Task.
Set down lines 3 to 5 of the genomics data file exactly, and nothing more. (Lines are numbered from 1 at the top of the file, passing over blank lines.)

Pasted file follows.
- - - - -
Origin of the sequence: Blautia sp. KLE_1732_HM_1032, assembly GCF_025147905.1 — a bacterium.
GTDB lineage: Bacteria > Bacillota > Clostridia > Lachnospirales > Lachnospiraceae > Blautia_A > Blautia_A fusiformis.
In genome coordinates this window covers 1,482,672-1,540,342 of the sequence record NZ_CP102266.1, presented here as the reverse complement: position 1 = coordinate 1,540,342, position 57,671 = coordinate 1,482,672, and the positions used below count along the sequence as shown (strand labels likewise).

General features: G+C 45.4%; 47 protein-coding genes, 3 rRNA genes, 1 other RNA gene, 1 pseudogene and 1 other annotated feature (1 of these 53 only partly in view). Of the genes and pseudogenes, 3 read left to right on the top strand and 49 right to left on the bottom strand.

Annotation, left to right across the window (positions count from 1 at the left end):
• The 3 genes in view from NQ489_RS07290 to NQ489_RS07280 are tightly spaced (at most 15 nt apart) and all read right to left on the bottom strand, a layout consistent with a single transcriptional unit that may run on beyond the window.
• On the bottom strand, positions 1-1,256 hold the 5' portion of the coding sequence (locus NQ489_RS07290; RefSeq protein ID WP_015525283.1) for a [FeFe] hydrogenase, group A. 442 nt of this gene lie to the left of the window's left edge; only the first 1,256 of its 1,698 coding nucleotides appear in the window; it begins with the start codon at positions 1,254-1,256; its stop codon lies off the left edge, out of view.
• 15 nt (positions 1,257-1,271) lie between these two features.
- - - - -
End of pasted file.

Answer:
In genome coordinates this window covers 1,482,672-1,540,342 of the sequence record NZ_CP102266.1, presented here as the reverse complement: position 1 = coordinate 1,540,342, position 57,671 = coordinate 1,482,672, and the positions used below count along the sequence as shown (strand labels likewise).

General features: G+C 45.4%; 47 protein-coding genes, 3 rRNA genes, 1 other RNA gene, 1 pseudogene and 1 other annotated feature (1 of these 53 only partly in view). Of the genes and pseudogenes, 3 read left to right on the top strand and 49 right to left on the bottom strand.

Annotation, left to right across the window (positions count from 1 at the left end):